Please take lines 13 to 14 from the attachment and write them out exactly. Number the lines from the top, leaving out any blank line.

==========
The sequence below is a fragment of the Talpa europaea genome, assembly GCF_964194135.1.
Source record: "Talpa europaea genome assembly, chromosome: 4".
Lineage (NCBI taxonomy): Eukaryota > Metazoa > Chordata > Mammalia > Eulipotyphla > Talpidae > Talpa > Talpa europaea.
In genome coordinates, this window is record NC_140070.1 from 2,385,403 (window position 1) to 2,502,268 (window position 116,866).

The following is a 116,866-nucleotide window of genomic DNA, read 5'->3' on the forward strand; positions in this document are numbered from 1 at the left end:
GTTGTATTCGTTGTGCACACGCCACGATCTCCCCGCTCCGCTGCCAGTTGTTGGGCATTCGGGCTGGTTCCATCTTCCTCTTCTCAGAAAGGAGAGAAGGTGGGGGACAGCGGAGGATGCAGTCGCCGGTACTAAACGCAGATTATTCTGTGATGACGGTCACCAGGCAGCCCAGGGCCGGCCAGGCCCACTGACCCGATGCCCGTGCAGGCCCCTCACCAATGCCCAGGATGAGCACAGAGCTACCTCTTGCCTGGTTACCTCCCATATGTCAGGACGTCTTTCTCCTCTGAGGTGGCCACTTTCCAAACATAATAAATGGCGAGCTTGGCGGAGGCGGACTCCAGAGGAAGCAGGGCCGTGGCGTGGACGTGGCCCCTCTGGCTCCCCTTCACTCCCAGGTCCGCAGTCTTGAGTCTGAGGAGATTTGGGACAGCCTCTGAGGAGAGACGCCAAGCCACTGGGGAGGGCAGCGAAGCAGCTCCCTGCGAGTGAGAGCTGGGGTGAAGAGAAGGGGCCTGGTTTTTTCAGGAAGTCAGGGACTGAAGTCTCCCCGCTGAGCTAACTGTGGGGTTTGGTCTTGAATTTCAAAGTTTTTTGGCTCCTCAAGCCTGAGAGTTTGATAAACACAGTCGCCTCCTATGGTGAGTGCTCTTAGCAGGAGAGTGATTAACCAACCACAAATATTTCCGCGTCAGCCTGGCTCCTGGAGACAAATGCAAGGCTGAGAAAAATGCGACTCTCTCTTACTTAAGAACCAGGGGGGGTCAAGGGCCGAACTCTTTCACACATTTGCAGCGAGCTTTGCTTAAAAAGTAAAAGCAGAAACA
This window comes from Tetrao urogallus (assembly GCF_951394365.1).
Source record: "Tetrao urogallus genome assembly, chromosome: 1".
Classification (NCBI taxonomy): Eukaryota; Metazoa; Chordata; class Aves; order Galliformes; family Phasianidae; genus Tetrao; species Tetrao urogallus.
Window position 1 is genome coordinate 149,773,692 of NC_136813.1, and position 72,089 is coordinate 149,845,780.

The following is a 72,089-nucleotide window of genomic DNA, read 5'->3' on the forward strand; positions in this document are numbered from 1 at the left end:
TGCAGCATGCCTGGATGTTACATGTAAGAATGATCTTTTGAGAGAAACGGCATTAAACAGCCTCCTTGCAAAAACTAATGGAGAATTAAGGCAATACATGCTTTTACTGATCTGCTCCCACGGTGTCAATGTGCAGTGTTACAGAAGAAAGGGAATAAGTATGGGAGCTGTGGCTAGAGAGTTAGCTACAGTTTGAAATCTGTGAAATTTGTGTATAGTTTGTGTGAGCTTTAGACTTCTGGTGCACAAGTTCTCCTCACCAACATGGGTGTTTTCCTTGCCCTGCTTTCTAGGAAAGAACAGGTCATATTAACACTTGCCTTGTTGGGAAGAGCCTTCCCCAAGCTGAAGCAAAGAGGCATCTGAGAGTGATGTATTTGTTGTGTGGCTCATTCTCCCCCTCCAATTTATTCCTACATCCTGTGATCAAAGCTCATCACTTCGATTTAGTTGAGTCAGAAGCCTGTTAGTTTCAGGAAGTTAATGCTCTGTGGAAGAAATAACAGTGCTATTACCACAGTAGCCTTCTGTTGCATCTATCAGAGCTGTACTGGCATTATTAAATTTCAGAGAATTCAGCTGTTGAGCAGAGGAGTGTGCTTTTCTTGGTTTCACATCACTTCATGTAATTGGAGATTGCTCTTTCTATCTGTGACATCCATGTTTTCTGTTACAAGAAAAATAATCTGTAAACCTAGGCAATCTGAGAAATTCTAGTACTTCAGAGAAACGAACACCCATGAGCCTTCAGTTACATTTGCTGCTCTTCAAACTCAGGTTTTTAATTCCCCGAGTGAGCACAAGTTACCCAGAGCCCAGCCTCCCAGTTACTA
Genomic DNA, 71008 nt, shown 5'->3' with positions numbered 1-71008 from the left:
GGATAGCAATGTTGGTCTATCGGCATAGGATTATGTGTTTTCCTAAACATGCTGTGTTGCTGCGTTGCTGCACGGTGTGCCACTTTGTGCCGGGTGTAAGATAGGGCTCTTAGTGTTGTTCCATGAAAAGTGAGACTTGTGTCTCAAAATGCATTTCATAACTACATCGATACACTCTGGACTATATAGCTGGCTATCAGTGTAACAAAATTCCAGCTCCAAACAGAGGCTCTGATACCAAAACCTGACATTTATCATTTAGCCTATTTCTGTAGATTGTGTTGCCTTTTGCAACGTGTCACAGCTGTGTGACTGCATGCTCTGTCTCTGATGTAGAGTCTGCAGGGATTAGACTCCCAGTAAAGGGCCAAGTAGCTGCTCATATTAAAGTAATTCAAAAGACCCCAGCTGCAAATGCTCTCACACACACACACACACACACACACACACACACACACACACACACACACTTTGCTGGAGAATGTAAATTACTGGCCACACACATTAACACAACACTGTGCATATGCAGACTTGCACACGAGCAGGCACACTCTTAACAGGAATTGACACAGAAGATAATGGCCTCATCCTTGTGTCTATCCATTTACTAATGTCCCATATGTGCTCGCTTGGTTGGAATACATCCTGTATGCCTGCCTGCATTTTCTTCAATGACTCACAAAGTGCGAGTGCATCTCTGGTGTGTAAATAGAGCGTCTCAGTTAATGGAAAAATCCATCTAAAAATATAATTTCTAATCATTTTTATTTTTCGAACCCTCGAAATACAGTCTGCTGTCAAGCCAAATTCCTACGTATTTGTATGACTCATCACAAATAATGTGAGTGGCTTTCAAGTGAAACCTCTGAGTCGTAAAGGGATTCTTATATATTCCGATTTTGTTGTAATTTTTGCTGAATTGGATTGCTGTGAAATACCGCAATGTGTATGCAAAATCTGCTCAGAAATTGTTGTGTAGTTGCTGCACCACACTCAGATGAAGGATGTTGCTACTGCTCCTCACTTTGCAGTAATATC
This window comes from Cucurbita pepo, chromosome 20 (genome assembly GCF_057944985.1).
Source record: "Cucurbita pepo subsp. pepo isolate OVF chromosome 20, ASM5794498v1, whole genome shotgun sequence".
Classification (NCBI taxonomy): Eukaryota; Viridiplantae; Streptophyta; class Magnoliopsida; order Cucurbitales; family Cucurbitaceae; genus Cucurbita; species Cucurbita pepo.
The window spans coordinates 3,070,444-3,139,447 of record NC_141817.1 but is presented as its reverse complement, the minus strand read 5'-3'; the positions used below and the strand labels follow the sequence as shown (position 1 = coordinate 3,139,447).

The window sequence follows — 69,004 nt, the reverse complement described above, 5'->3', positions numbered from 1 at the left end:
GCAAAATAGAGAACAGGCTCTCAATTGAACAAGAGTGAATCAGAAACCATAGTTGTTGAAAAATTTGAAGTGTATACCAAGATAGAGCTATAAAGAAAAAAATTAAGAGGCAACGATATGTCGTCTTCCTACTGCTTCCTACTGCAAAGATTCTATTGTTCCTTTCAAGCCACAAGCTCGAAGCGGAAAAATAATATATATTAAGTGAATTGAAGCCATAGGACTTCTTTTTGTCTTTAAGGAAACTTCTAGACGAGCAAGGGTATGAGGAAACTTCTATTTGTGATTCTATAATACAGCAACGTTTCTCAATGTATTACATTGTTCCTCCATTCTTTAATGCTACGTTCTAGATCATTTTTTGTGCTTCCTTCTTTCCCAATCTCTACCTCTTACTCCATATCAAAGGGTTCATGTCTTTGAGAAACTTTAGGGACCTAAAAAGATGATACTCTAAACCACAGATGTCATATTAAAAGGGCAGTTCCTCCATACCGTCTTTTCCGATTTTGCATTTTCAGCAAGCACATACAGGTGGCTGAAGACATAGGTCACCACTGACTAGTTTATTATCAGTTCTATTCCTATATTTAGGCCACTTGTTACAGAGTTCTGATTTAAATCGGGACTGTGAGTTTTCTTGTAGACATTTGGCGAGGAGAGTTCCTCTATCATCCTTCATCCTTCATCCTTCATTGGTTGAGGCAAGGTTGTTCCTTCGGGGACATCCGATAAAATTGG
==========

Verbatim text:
Genomic DNA, 71008 nt, shown 5'->3' with positions numbered 1-71008 from the left:
GGATAGCAATGTTGGTCTATCGGCATAGGATTATGTGTTTTCCTAAACATGCTGTGTTGCTGCGTTGCTGCACGGTGTGCCACTTTGTGCCGGGTGTAAGATAGGGCTCTTAGTGTTGTTCCATGAAAAGTGAGACTTGTGTCTCAAAATGCATTTCATAACTACATCGATACACTCTGGACTATATAGCTGGCTATCAGTGTAACAAAATTCCAGCTCCAAACAGAGGCTCTGATACCAAAACCTGACATTTATCATTTAGCCTATTTCTGTAGATTGTGTTGCCTTTTGCAACGTGTCACAGCTGTGTGACTGCATGCTCTGTCTCTGATGTAGAGTCTGCAGGGATTAGACTCCCAGTAAAGGGCCAAGTAGCTGCTCATATTAAAGTAATTCAAAAGACCCCAGCTGCAAATGCTCTCACACACACACACACACACACACACACACACACACACACACACACACACTTTGCTGGAGAATGTAAATTACTGGCCACACACATTAACACAACACTGTGCATATGCAGACTTGCACACGAGCAGGCACACTCTTAACAGGAATTGACACAGAAGATAATGGCCTCATCCTTGTGTCTATCCATTTACTAATGTCCCATATGTGCTCGCTTGGTTGGAATACATCCTGTATGCCTGCCTGCATTTTCTTCAATGACTCACAAAGTGCGAGTGCATCTCTGGTGTGTAAATAGAGCGTCTCAGTTAATGGAAAAATCCATCTAAAAATATAATTTCTAATCATTTTTATTTTTCGAACCCTCGAAATACAGTCTGCTGTCAAGCCAAATTCCTACGTATTTGTATGACTCATCACAAATAATGTGAGTGGCTTTCAAGTGAAACCTCTGAGTCGTAAAGGGATTCTTATATATTCCGATTTTGTTGTAATTTTTGCTGAATTGGATTGCTGTGAAATACCGCAATGTGTATGCAAAATCTGCTCAGAAATTGTTGTGTAGTTGCTGCACCACACTCAGATGAAGGATGTTGCTACTGCTCCTCACTTTGCAGTAATATC